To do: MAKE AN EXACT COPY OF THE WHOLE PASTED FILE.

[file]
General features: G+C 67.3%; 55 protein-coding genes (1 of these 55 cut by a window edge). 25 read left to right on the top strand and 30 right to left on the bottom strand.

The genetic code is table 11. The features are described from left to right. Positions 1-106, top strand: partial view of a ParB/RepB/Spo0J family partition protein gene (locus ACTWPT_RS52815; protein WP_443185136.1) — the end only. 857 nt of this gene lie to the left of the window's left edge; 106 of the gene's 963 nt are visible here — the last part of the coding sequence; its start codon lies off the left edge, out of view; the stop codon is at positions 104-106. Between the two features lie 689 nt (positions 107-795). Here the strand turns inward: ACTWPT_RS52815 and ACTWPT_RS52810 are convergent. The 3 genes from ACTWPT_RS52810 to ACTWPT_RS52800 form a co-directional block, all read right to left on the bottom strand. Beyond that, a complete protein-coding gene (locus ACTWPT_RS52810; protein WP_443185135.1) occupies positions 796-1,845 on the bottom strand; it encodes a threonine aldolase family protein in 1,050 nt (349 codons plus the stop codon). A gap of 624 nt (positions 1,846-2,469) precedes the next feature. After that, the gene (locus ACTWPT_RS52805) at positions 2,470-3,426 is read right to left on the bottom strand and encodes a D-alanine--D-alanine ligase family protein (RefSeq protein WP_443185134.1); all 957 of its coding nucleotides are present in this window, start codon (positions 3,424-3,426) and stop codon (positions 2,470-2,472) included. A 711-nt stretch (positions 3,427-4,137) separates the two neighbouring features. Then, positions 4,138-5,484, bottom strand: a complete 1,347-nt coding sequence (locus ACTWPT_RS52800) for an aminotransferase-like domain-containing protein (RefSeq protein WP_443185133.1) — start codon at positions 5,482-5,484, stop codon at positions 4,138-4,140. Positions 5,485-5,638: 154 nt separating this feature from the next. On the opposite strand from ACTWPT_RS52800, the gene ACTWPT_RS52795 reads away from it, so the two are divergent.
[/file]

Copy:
General features: G+C 67.3%; 55 protein-coding genes (1 of these 55 cut by a window edge). 25 read left to right on the top strand and 30 right to left on the bottom strand.

The genetic code is table 11. The features are described from left to right. Positions 1-106, top strand: partial view of a ParB/RepB/Spo0J family partition protein gene (locus ACTWPT_RS52815; protein WP_443185136.1) — the end only. 857 nt of this gene lie to the left of the window's left edge; 106 of the gene's 963 nt are visible here — the last part of the coding sequence; its start codon lies off the left edge, out of view; the stop codon is at positions 104-106. Between the two features lie 689 nt (positions 107-795). Here the strand turns inward: ACTWPT_RS52815 and ACTWPT_RS52810 are convergent. The 3 genes from ACTWPT_RS52810 to ACTWPT_RS52800 form a co-directional block, all read right to left on the bottom strand. Beyond that, a complete protein-coding gene (locus ACTWPT_RS52810; protein WP_443185135.1) occupies positions 796-1,845 on the bottom strand; it encodes a threonine aldolase family protein in 1,050 nt (349 codons plus the stop codon). A gap of 624 nt (positions 1,846-2,469) precedes the next feature. After that, the gene (locus ACTWPT_RS52805) at positions 2,470-3,426 is read right to left on the bottom strand and encodes a D-alanine--D-alanine ligase family protein (RefSeq protein WP_443185134.1); all 957 of its coding nucleotides are present in this window, start codon (positions 3,424-3,426) and stop codon (positions 2,470-2,472) included. A 711-nt stretch (positions 3,427-4,137) separates the two neighbouring features. Then, positions 4,138-5,484, bottom strand: a complete 1,347-nt coding sequence (locus ACTWPT_RS52800) for an aminotransferase-like domain-containing protein (RefSeq protein WP_443185133.1) — start codon at positions 5,482-5,484, stop codon at positions 4,138-4,140. Positions 5,485-5,638: 154 nt separating this feature from the next. On the opposite strand from ACTWPT_RS52800, the gene ACTWPT_RS52795 reads away from it, so the two are divergent.